Whether coaching Durham Striders student athletes on the track field, caring for her patients, or recruiting and mentoring Duke University medical students, Brenda Armstrong, MD, was passionate about people, especially young people, and she committed her life to helping ensure every person was valued, treated with respect, and offered opportunities to learn and prosper.
Armstrong, who served Duke University School of Medicine for more than 20 years as associate dean for admissions and most recently as senior associate dean for student diversity, recruitment, and retention, died October 7, 2018, at age 69.
During Armstrong’s tenure, she worked with school leaders and at the national level to recruit and attract the very best classes of medical students in the nation to Duke University and is credited for recruiting the most diverse classes in the school’s history. She mentored hundreds of students and trainees and considered that her most important job. In 2017, she was inducted into the Student National Medical Association Hall of Fame.
“Under her leadership, Duke’s Admissions Committee created an admissions process that values academic talent, leadership, altruism, and the diversity that enriches our school and our community,” said Mary E. Klotman, MD, Dean of the University School of Medicine. “Duke is recognized today as a leader in embracing diversity, due in no small measure to Dr. Armstrong’s efforts.”
A professor in the Department of Pediatrics, Armstrong was the second black woman in the United States to become a board-certified pediatric cardiologist. Her passion was bringing high quality medical care to underserved populations in Durham and beyond.
“Brenda was a brilliant physician, educator and researcher, whose many significant contributions improved the lives of countless people,” said A. Eugene Washington, MD, Duke University’s chancellor for health affairs and the president and chief executive officer of the Duke University Health System. “Her boldness, and courage, in leading successful civil rights and equality efforts at Duke, as well as throughout the community, are legendary. She was a remarkable model for generations of medical students and was a respected and highly valued colleague and leader. She will be greatly missed, but her endearing legacy will endure for decades to come through the many lives she touched.”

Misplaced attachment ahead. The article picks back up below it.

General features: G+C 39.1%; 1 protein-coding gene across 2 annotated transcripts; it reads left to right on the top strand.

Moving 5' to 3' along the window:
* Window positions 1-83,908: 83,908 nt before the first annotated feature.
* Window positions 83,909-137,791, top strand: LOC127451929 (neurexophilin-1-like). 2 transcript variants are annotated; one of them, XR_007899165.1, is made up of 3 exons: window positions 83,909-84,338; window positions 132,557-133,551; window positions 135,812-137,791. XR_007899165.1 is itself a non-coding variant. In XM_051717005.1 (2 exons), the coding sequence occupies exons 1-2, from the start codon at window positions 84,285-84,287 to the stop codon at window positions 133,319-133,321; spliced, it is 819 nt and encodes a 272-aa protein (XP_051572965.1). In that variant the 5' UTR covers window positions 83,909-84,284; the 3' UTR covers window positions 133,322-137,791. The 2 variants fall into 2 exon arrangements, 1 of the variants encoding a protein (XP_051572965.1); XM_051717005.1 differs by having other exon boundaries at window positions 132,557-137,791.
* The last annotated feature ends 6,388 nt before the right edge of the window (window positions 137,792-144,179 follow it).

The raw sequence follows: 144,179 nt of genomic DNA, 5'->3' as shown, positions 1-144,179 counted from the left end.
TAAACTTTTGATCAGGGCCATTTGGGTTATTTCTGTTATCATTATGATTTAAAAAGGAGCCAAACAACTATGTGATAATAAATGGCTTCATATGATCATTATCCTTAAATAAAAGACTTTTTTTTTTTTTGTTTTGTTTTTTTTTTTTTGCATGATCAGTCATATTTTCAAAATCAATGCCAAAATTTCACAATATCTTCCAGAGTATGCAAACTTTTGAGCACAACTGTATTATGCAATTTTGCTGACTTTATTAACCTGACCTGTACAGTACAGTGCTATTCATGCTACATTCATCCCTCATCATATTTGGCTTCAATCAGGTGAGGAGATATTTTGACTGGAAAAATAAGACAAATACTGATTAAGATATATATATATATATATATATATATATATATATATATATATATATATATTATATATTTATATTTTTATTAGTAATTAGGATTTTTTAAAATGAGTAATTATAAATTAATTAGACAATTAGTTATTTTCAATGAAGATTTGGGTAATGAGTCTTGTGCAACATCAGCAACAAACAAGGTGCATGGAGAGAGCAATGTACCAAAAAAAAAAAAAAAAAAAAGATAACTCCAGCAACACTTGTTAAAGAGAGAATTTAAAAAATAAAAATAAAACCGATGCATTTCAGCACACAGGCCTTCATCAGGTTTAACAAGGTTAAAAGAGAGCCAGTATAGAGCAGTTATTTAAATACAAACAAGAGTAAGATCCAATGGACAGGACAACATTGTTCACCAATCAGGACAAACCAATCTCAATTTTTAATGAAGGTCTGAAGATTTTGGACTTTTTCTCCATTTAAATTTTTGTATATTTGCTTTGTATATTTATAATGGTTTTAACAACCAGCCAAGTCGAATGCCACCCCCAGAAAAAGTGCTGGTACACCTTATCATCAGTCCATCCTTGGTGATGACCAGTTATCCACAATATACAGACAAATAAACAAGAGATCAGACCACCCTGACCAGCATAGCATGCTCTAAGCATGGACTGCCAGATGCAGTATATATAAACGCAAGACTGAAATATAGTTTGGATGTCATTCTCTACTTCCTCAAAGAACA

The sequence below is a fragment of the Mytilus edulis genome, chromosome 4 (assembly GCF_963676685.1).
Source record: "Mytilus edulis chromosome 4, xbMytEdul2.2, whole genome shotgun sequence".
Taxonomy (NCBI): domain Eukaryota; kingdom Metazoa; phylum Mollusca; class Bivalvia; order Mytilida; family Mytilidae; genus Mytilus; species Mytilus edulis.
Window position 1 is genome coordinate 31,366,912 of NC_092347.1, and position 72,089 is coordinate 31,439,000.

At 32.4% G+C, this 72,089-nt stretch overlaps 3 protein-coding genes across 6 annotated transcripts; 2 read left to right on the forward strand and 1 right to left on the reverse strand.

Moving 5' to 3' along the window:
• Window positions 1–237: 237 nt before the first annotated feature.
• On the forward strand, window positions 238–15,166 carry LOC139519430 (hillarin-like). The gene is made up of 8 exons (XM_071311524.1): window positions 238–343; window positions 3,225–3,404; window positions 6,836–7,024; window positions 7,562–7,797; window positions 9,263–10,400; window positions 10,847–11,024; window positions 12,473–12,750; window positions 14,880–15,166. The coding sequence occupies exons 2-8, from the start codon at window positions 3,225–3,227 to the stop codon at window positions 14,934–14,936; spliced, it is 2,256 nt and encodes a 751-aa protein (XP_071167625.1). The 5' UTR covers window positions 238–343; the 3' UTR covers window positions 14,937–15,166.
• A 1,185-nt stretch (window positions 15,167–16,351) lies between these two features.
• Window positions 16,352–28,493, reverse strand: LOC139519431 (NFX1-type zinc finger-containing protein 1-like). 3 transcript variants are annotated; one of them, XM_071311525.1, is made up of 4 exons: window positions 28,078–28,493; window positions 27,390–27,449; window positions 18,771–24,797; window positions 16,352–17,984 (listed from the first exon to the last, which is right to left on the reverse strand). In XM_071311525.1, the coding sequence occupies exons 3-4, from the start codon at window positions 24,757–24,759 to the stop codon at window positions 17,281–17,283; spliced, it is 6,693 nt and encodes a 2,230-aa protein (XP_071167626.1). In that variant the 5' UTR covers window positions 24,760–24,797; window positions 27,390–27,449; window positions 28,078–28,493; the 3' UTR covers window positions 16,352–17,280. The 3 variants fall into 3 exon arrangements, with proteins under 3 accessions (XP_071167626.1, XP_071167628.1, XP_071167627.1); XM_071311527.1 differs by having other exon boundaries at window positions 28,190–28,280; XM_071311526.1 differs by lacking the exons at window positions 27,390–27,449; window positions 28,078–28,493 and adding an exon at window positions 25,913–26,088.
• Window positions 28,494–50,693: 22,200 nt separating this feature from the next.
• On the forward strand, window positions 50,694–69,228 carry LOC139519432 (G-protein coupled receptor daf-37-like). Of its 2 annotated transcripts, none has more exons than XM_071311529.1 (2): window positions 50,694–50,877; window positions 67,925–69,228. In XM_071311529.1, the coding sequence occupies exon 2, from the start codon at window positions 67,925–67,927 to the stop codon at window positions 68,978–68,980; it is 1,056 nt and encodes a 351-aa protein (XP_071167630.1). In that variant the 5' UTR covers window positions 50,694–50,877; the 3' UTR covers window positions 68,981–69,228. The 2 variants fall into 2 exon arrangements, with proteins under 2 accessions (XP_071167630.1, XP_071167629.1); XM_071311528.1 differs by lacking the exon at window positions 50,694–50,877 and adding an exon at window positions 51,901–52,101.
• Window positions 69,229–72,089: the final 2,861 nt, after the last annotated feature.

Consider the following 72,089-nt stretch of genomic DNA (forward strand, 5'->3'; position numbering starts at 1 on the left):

In high school, Armstrong turned down an opportunity to go to an exclusive New England private school in favor of staying at Booker T. Washington Senior High School in segregated Rocky Mount, North Carolina, where she learned important life lessons.
“My passion about equality and what happens when there is none, about the power of education--all forms of education, about service, about investment in children, about ‘doing’ instead of ‘whining’, about achieving in spite of obstacles, about history and how it informs destiny---all of these I learned because I chose to stay in that space in the South instead of running away to a more protected place where it might have been easier, but wouldn't have prepared me for the reality that I would face as an adult black woman," she said.
Armstrong was among the first African-American students to attend Duke University as an undergraduate. While at St. Louis University School of Medicine, she was the only black woman student for three of her four years of training. In 1967, she and her peers established the Afro-American Society, and Armstrong served as its president.
“Brenda Armstrong leaves an enduring legacy of leadership, service and exceptional academic and professional productivity,” said Ann Reed, MD, Samuel L. Katz Professor of Pediatrics, chair of the Department of Pediatrics and physician-in-chief of Duke Children’s. “She exemplifies the power of education, dedication to children and passion for equality. She will leave a part of herself in all of us who have had the privilege to work and learn with her.”